TRAUMA - 2002
By Graham Masterton
This relatively short novel was also published in a hard cover edition from Cemetery Dance
Publications, entitled BONNIE WINTER. It is the taut, unnerving story
of a woman who cleans crime scenes for a living. Generally bloody, nasty
crime scenes: The kind where loved ones kill those closest to them.
Meanwhile, Bonnie deals with an alcoholic husband who is briskly devolving into something
simian and a son who is beginning to exhibit some of his father's facile narcissism (and burgeoning racism). As the
novel continues, Bonnie Winter loses a dear friend who can no longer tolerate
the constant subject of violent death and its aftermath during luncheons.
She also struggles to stave off a masochistic boss who has a sexual fascination
for her, then fantasizes about having an affair when she meets her favorite
Soap Opera star face-to-face at a crime scene. And all this when she isn't
scraping maggots and rotting brain tissue from a dead child's splattered bedroom wall.
At the start of TRAUMA, Bonnie Winter has a somewhat normal, if troubled, life. As we follow her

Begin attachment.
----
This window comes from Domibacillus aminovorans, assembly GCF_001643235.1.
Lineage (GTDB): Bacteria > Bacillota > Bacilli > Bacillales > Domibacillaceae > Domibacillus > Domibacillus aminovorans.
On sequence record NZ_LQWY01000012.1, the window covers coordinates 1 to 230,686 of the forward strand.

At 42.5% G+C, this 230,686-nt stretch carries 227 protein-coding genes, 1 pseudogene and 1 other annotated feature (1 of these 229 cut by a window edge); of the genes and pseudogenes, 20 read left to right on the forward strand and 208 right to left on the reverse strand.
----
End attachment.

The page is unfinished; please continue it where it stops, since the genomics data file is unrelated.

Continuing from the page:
through the succeeding days, her reality becomes increasingly distorted.
Or is it actually that something mystical is taking place? Something to
do with the hungers of an ancient Aztec Goddess called Itzpapalotl . . . A creature that demands human sacrifice? We find ourselves wanting to believe in Itzpapalotl, because we care about Bonnie Winter, and she is in so much torment. That's about the highest compliment I can pay Graham Masterton.
This man is gifted, astonishingly prolific and a true craftsman. What makes this
novel so amazing is that he doesn't hide where he's going, in fact he
is so skillful he simply dares you to stop reading . . . But of course,
he knows you can't.
Deft characterization and clean, linear prose make TRAUMA one of the best, by one of the best. Highly recommended. Four BookWyrms.
This review copyright 2002 E.C.McMullen Jr.
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